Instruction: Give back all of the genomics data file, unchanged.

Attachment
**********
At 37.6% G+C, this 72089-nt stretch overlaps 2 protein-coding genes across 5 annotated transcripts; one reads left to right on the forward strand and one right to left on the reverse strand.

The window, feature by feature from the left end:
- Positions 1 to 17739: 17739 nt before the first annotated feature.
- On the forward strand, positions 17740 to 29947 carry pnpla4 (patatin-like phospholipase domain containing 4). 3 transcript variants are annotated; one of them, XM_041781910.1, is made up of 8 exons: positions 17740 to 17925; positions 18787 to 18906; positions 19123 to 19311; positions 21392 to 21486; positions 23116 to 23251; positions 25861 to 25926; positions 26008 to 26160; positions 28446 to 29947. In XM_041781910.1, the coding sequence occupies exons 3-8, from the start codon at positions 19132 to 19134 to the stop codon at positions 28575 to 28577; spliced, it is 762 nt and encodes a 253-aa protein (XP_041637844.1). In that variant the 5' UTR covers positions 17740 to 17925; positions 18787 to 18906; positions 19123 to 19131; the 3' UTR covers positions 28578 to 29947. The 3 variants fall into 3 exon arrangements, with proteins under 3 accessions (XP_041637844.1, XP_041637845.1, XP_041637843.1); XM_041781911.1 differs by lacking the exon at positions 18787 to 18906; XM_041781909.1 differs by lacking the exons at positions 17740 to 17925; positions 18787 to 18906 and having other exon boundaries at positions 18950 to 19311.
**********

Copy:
At 37.6% G+C, this 72089-nt stretch overlaps 2 protein-coding genes across 5 annotated transcripts; one reads left to right on the forward strand and one right to left on the reverse strand.

The window, feature by feature from the left end:
- Positions 1 to 17739: 17739 nt before the first annotated feature.
- On the forward strand, positions 17740 to 29947 carry pnpla4 (patatin-like phospholipase domain containing 4). 3 transcript variants are annotated; one of them, XM_041781910.1, is made up of 8 exons: positions 17740 to 17925; positions 18787 to 18906; positions 19123 to 19311; positions 21392 to 21486; positions 23116 to 23251; positions 25861 to 25926; positions 26008 to 26160; positions 28446 to 29947. In XM_041781910.1, the coding sequence occupies exons 3-8, from the start codon at positions 19132 to 19134 to the stop codon at positions 28575 to 28577; spliced, it is 762 nt and encodes a 253-aa protein (XP_041637844.1). In that variant the 5' UTR covers positions 17740 to 17925; positions 18787 to 18906; positions 19123 to 19131; the 3' UTR covers positions 28578 to 29947. The 3 variants fall into 3 exon arrangements, with proteins under 3 accessions (XP_041637844.1, XP_041637845.1, XP_041637843.1); XM_041781911.1 differs by lacking the exon at positions 18787 to 18906; XM_041781909.1 differs by lacking the exons at positions 17740 to 17925; positions 18787 to 18906 and having other exon boundaries at positions 18950 to 19311.